By on November 13, 2018

Tesla Model S Grey - Image: Tesla

Hoping to simplify vehicle assembly, Tesla tweaked its online car configurator over the weekend, culling numerous options from both the Model S and X. This translates into a price bump for more-basic models and a few dollars saved on the higher trims, but less choice overall. The Model S ($78,000) and X 75D ($84,000) now cost a grand more and offer improved interiors, but the 100D units cost $500 less than before. Meanwhile, all trims play host to a slimmer options list.

It was an expected move, as the brand has previously limited options to grease the wheels of production. Elon Musk said the company would embrace further streamlining to “simplify the product offerings” last month, but it’s a little surprising how far the company went. 

All interiors are now premium grade and default to black. However, Tesla is cutting optional fabric patterns and hues from $3,300 to $1,500. Electrek, which did a complete rundown of the changes, said “Black Textile” is gone from the website but would remain available upon special requests. The 100Ds offer the ability to upgrade from wooden interior trim to carbon fiber but abandon creme as a viable fabric choice. You’ll only be able to have them with black or black-and-white interiors.

The Model S has also lost the rear-facing child seats, 21-inch “Black Arachnid” wheels, and panoramic sunroof. The full glass roof will be the only available topper (so, no roof racks) while the special wheels will become available as an aftermarket accessory, instead of a factory option. However, Electrek says the carbon fiber spoiler will become standard gear for the 100D. A nice gesture but not much of a game changer.

Meanwhile, the Model X loses the option to configure it with 6 seats and a rear center console. Customers can still order it to seat 6 or 7, just without the big toilet bowl cup holders taking up space in the middle of the vehicle. Our best guess is that the change is due to Tesla wanting to maximize utility on the Model X and push more buyers into it. This also might be why it axed the rear-facing seats in the Model S — which was one of its more interesting options.

Electrek presumes Tesla’s choice to equip its more expensive models with premium interiors was made to further differentiate them from the Model 3, but you can’t discount the company’s need for hefty, sustained revenue. It’s why there’s still no base, $35,000 Model 3 in American driveways. Thus far, the compact electric has only been sold only in higher-end guises, though a more affordable variant is expected to (finally) roll out early next year.  The Model X and S are also slated for an interior refresh in 2019.

[Image: Tesla Motors]


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18 Comments on “Tesla Streamlines Larger Models, Adjusts Pricing in Bid for Production Simplicity...”

  • avatar

    Gas under 2 bucks a gallon in Oklahoma. (I paid 2.26 here in Indiana).
    We owe it all to those Teslas crushing the oil cartel. Keep it up Musketeers!

  • avatar

    That picture was taken on CA243, just above Banning, CA. One of the best driving roads in Southern California.

  • avatar
    SCE to AUX

    People will tire of the roulette-style pricing and options availability.

    Maybe the new CEO can tame some of the volatility.

  • avatar

    I pity the children riding in those rear-facing seats if the car is in a rear-end crash.

    • 0 avatar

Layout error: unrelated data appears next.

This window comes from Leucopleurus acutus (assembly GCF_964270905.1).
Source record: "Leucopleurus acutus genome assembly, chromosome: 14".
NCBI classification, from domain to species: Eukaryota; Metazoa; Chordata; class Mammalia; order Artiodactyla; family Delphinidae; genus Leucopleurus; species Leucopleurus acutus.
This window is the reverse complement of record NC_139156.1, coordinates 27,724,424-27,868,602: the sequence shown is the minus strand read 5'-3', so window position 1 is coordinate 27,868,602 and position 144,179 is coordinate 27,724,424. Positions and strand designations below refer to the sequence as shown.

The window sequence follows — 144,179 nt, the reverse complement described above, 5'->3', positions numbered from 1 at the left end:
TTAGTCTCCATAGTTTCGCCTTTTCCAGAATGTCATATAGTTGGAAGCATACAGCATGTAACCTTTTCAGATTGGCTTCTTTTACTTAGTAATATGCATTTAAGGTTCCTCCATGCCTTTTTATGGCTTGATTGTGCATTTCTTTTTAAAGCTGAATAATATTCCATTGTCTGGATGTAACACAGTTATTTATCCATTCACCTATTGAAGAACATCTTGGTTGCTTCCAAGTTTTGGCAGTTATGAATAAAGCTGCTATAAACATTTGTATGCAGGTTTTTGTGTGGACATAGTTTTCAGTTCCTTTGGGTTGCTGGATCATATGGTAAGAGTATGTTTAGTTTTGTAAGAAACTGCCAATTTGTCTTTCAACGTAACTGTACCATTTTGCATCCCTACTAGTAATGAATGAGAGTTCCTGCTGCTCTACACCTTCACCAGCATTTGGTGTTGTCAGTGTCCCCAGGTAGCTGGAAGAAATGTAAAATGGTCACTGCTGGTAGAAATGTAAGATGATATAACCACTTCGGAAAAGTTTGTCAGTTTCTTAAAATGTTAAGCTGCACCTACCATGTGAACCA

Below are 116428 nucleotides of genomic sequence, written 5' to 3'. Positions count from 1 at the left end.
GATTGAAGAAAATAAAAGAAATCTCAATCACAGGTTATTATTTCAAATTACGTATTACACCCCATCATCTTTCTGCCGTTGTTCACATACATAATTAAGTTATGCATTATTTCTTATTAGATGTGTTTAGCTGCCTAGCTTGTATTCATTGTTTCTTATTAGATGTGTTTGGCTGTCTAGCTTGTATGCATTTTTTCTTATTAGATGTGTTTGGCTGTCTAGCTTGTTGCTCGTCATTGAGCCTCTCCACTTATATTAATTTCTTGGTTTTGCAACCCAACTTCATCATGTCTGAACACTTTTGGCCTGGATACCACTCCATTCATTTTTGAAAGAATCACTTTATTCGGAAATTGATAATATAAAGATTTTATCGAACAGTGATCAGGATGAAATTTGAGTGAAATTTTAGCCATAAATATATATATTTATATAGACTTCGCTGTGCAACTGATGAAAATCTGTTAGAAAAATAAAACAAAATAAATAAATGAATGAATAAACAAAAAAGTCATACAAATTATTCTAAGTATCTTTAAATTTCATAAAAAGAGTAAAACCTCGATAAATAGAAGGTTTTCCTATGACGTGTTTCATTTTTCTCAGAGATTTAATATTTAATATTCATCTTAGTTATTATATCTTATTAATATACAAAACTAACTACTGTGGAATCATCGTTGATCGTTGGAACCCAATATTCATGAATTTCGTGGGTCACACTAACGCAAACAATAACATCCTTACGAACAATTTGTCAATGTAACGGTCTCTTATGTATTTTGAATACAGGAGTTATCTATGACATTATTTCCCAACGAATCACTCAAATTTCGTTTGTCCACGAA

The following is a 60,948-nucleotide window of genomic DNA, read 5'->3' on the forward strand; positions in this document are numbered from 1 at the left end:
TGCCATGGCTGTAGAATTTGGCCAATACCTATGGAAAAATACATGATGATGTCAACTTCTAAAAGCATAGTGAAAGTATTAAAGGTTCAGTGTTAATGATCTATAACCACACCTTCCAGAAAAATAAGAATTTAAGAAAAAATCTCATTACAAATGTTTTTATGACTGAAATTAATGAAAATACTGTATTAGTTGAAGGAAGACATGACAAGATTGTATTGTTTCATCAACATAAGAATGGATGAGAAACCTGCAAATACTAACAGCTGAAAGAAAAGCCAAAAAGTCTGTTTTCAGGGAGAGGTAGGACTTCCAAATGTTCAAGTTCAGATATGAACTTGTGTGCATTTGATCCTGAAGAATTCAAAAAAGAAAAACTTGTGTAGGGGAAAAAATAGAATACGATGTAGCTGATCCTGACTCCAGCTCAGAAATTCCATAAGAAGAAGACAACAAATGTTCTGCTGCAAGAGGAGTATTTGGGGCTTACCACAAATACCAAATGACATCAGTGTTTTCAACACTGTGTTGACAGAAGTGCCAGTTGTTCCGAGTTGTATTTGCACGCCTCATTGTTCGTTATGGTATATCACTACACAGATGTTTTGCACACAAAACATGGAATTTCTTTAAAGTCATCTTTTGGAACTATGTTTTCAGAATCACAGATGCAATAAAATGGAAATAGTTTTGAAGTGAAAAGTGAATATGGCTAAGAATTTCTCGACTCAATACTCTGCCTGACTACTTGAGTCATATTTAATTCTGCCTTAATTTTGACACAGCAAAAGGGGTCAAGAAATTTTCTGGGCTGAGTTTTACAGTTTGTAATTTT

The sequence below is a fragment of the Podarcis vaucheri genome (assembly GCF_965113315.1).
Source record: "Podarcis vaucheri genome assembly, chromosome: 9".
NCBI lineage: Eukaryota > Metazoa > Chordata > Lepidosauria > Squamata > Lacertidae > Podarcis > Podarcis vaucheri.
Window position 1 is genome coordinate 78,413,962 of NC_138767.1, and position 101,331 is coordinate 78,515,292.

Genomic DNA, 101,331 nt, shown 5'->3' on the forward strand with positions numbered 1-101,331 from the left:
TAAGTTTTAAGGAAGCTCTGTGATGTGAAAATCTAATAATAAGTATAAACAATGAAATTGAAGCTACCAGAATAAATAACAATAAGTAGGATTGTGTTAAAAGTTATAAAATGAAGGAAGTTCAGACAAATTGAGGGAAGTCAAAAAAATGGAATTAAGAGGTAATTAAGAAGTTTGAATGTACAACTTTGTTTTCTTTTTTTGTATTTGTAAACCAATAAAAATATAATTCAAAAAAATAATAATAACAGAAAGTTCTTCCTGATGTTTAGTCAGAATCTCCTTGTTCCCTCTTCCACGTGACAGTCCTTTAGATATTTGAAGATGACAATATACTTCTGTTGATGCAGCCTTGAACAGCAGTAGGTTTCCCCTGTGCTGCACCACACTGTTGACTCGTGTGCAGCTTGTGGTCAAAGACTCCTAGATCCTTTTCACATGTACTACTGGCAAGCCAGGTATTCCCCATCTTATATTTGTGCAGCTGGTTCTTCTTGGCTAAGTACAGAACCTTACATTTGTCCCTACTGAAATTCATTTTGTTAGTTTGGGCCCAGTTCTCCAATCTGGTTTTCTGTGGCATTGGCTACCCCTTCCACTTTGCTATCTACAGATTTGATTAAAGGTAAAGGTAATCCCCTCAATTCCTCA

I looked into those rear-facing seats—having grown up riding tail gunner in a Ford LTD wagon.

      The marketing material said that the crash protection/safety cage is great. I forget the exact phrasing.

      Not willing to risk a life on it though.

  • avatar

    I enjoy the entertainment of Tesla. As a geek, I’m biased to want them to succeed. I don’t have any tesla stocks, would go to Vegas and bet on red or black first….but the Shorty Air Force on Twitter is hysterical, and contrasted with r/Tesla on reddit, second to only r/TheDonald for insane party line thought, it’s clear that Elon is either God or PT Barnum/Trump.

    I thought long about a Tesla for my next one. I drive a lot (gas !) and have a kind place to park with power. The lack of parts scared me…I need like everyone else 99% up time….and with 30K per year, somethings going to bust, probably my fault, but I will still need parts….and the forums talk about problems there.

    I get the impression that car making is rough, and even for a smart guy with endless money, there are still things Ford knows you don’t. Financially, if even 50% of the what the shorts chorus claims, is true, then he’s dancing as fast as he can (I’d go 420 too, but not on cam). I respect the challenge, but the on line comments from customers is worse than Cadillac….the bottom of the luxury world.

    • 0 avatar

      My take is they fail not so much from lack of knowledge, but excessive hubris.

      The Japanese cribbed kanban from Piggly Wiggly supermarkets in Tennessee, but apparently Musk feels way above using mundane stuff like that.

      He brags about their super flexibility…hardware configuration change on a weekly (daily?) basis.
      So you not only can’t get parts, but good luck even knowing what to order.

    • 0 avatar

      Tesla will have its first bonafide competitor from Porsche next year. Ever since beginning of this year with all the Model 3 problems, I’ve thought Tesla made big mistake not focusing on optimizing and debugging what is their operations money-maker, the Model S. They could get away with it because nobody made anything remotely like a Model S, and there’s obviously market for it.

      That game’s over soon. Talk about deferred maintenance.

  • avatar
    Art Vandelay

    Good. As an American carmaker I want them to do well and it is good to see them making these sorts of decisions.

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